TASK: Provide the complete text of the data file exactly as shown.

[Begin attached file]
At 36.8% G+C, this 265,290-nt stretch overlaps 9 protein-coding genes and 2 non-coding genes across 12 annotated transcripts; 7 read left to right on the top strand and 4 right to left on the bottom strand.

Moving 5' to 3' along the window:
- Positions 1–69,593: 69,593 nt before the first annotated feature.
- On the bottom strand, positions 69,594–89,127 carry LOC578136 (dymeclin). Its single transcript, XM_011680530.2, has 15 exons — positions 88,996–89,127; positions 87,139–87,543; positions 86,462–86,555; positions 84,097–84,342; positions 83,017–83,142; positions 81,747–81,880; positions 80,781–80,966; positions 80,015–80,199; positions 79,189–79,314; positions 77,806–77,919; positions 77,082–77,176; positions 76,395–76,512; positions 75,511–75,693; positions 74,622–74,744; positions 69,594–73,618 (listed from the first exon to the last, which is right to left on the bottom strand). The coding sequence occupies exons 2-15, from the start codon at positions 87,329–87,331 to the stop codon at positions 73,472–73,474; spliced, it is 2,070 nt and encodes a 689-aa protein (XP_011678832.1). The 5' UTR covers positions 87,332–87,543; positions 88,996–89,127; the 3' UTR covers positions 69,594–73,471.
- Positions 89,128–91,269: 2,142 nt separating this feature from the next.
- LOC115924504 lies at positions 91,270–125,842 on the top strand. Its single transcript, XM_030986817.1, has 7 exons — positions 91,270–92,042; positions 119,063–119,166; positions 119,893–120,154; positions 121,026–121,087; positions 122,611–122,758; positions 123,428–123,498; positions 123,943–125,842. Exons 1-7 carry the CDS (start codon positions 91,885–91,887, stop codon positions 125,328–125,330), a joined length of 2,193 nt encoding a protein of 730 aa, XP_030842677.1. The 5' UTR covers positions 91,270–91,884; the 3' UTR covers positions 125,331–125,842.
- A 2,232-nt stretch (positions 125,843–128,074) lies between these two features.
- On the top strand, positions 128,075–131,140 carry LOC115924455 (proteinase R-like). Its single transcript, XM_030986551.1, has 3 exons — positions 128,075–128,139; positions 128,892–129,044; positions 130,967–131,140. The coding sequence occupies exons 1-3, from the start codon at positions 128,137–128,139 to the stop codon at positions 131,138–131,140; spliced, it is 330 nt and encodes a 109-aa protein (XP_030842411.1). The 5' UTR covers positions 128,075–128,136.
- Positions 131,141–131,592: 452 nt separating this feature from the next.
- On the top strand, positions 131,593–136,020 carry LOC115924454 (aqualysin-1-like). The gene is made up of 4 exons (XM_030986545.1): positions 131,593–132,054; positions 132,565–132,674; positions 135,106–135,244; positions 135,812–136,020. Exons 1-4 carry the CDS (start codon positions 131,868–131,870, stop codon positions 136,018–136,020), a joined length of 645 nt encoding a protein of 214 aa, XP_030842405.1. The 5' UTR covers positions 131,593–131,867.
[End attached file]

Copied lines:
At 36.8% G+C, this 265,290-nt stretch overlaps 9 protein-coding genes and 2 non-coding genes across 12 annotated transcripts; 7 read left to right on the top strand and 4 right to left on the bottom strand.

Moving 5' to 3' along the window:
- Positions 1–69,593: 69,593 nt before the first annotated feature.
- On the bottom strand, positions 69,594–89,127 carry LOC578136 (dymeclin). Its single transcript, XM_011680530.2, has 15 exons — positions 88,996–89,127; positions 87,139–87,543; positions 86,462–86,555; positions 84,097–84,342; positions 83,017–83,142; positions 81,747–81,880; positions 80,781–80,966; positions 80,015–80,199; positions 79,189–79,314; positions 77,806–77,919; positions 77,082–77,176; positions 76,395–76,512; positions 75,511–75,693; positions 74,622–74,744; positions 69,594–73,618 (listed from the first exon to the last, which is right to left on the bottom strand). The coding sequence occupies exons 2-15, from the start codon at positions 87,329–87,331 to the stop codon at positions 73,472–73,474; spliced, it is 2,070 nt and encodes a 689-aa protein (XP_011678832.1). The 5' UTR covers positions 87,332–87,543; positions 88,996–89,127; the 3' UTR covers positions 69,594–73,471.
- Positions 89,128–91,269: 2,142 nt separating this feature from the next.
- LOC115924504 lies at positions 91,270–125,842 on the top strand. Its single transcript, XM_030986817.1, has 7 exons — positions 91,270–92,042; positions 119,063–119,166; positions 119,893–120,154; positions 121,026–121,087; positions 122,611–122,758; positions 123,428–123,498; positions 123,943–125,842. Exons 1-7 carry the CDS (start codon positions 91,885–91,887, stop codon positions 125,328–125,330), a joined length of 2,193 nt encoding a protein of 730 aa, XP_030842677.1. The 5' UTR covers positions 91,270–91,884; the 3' UTR covers positions 125,331–125,842.
- A 2,232-nt stretch (positions 125,843–128,074) lies between these two features.
- On the top strand, positions 128,075–131,140 carry LOC115924455 (proteinase R-like). Its single transcript, XM_030986551.1, has 3 exons — positions 128,075–128,139; positions 128,892–129,044; positions 130,967–131,140. The coding sequence occupies exons 1-3, from the start codon at positions 128,137–128,139 to the stop codon at positions 131,138–131,140; spliced, it is 330 nt and encodes a 109-aa protein (XP_030842411.1). The 5' UTR covers positions 128,075–128,136.
- Positions 131,141–131,592: 452 nt separating this feature from the next.
- On the top strand, positions 131,593–136,020 carry LOC115924454 (aqualysin-1-like). The gene is made up of 4 exons (XM_030986545.1): positions 131,593–132,054; positions 132,565–132,674; positions 135,106–135,244; positions 135,812–136,020. Exons 1-4 carry the CDS (start codon positions 131,868–131,870, stop codon positions 136,018–136,020), a joined length of 645 nt encoding a protein of 214 aa, XP_030842405.1. The 5' UTR covers positions 131,593–131,867.